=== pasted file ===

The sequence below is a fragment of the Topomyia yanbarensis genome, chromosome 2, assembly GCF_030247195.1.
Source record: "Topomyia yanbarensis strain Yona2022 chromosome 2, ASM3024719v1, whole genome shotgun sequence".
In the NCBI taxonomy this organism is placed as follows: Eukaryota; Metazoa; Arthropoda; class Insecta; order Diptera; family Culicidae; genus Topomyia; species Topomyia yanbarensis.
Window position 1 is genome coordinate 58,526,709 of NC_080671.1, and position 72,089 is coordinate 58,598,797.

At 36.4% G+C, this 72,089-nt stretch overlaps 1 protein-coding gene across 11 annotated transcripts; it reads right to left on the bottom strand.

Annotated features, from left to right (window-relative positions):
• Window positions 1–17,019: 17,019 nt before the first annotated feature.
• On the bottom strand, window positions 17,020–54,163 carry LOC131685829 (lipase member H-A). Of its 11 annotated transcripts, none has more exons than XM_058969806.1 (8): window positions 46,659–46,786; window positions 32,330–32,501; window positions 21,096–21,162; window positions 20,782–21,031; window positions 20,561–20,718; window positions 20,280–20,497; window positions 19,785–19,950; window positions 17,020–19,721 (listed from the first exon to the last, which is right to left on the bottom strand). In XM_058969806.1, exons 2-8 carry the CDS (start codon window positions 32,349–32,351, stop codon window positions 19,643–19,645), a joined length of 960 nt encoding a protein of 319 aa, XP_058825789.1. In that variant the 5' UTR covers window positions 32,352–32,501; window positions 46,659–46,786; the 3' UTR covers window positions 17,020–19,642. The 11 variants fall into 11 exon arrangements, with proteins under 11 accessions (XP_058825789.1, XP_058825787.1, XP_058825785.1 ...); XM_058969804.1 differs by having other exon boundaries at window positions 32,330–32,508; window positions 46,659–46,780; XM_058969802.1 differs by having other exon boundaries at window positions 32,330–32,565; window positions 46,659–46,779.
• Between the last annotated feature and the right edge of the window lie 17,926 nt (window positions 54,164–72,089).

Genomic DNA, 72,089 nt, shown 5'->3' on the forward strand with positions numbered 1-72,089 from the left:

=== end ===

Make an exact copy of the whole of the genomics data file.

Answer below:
The sequence below is a fragment of the Topomyia yanbarensis genome, chromosome 2, assembly GCF_030247195.1.
Source record: "Topomyia yanbarensis strain Yona2022 chromosome 2, ASM3024719v1, whole genome shotgun sequence".
In the NCBI taxonomy this organism is placed as follows: Eukaryota; Metazoa; Arthropoda; class Insecta; order Diptera; family Culicidae; genus Topomyia; species Topomyia yanbarensis.
Window position 1 is genome coordinate 58,526,709 of NC_080671.1, and position 72,089 is coordinate 58,598,797.

At 36.4% G+C, this 72,089-nt stretch overlaps 1 protein-coding gene across 11 annotated transcripts; it reads right to left on the bottom strand.

Annotated features, from left to right (window-relative positions):
• Window positions 1–17,019: 17,019 nt before the first annotated feature.
• On the bottom strand, window positions 17,020–54,163 carry LOC131685829 (lipase member H-A). Of its 11 annotated transcripts, none has more exons than XM_058969806.1 (8): window positions 46,659–46,786; window positions 32,330–32,501; window positions 21,096–21,162; window positions 20,782–21,031; window positions 20,561–20,718; window positions 20,280–20,497; window positions 19,785–19,950; window positions 17,020–19,721 (listed from the first exon to the last, which is right to left on the bottom strand). In XM_058969806.1, exons 2-8 carry the CDS (start codon window positions 32,349–32,351, stop codon window positions 19,643–19,645), a joined length of 960 nt encoding a protein of 319 aa, XP_058825789.1. In that variant the 5' UTR covers window positions 32,352–32,501; window positions 46,659–46,786; the 3' UTR covers window positions 17,020–19,642. The 11 variants fall into 11 exon arrangements, with proteins under 11 accessions (XP_058825789.1, XP_058825787.1, XP_058825785.1 ...); XM_058969804.1 differs by having other exon boundaries at window positions 32,330–32,508; window positions 46,659–46,780; XM_058969802.1 differs by having other exon boundaries at window positions 32,330–32,565; window positions 46,659–46,779.
• Between the last annotated feature and the right edge of the window lie 17,926 nt (window positions 54,164–72,089).

Genomic DNA, 72,089 nt, shown 5'->3' on the forward strand with positions numbered 1-72,089 from the left: